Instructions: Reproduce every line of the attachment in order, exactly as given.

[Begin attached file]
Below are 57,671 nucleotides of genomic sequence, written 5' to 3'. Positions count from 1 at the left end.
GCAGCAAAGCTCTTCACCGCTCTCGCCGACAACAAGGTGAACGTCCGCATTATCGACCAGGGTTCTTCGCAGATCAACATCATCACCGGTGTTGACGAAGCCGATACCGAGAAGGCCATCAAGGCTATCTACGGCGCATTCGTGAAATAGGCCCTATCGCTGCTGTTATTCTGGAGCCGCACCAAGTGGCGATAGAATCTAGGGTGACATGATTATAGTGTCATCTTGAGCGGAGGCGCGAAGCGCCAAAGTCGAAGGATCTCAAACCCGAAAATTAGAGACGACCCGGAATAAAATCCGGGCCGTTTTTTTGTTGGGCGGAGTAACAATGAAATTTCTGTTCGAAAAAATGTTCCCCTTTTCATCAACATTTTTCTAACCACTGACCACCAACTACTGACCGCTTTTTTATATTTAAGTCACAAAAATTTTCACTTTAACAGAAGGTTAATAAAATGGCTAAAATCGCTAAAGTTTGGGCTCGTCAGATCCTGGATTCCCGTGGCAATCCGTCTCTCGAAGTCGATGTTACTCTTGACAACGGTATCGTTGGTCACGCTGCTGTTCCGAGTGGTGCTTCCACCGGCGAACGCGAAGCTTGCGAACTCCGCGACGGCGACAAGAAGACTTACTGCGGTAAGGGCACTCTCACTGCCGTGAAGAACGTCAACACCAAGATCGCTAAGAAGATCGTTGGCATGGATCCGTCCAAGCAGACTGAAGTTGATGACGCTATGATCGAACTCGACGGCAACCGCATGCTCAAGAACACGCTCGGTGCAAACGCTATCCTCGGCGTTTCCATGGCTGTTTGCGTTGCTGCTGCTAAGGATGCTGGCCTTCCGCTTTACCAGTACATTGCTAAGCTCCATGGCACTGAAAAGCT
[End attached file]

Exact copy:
Below are 57,671 nucleotides of genomic sequence, written 5' to 3'. Positions count from 1 at the left end.
GCAGCAAAGCTCTTCACCGCTCTCGCCGACAACAAGGTGAACGTCCGCATTATCGACCAGGGTTCTTCGCAGATCAACATCATCACCGGTGTTGACGAAGCCGATACCGAGAAGGCCATCAAGGCTATCTACGGCGCATTCGTGAAATAGGCCCTATCGCTGCTGTTATTCTGGAGCCGCACCAAGTGGCGATAGAATCTAGGGTGACATGATTATAGTGTCATCTTGAGCGGAGGCGCGAAGCGCCAAAGTCGAAGGATCTCAAACCCGAAAATTAGAGACGACCCGGAATAAAATCCGGGCCGTTTTTTTGTTGGGCGGAGTAACAATGAAATTTCTGTTCGAAAAAATGTTCCCCTTTTCATCAACATTTTTCTAACCACTGACCACCAACTACTGACCGCTTTTTTATATTTAAGTCACAAAAATTTTCACTTTAACAGAAGGTTAATAAAATGGCTAAAATCGCTAAAGTTTGGGCTCGTCAGATCCTGGATTCCCGTGGCAATCCGTCTCTCGAAGTCGATGTTACTCTTGACAACGGTATCGTTGGTCACGCTGCTGTTCCGAGTGGTGCTTCCACCGGCGAACGCGAAGCTTGCGAACTCCGCGACGGCGACAAGAAGACTTACTGCGGTAAGGGCACTCTCACTGCCGTGAAGAACGTCAACACCAAGATCGCTAAGAAGATCGTTGGCATGGATCCGTCCAAGCAGACTGAAGTTGATGACGCTATGATCGAACTCGACGGCAACCGCATGCTCAAGAACACGCTCGGTGCAAACGCTATCCTCGGCGTTTCCATGGCTGTTTGCGTTGCTGCTGCTAAGGATGCTGGCCTTCCGCTTTACCAGTACATTGCTAAGCTCCATGGCACTGAAAAGCT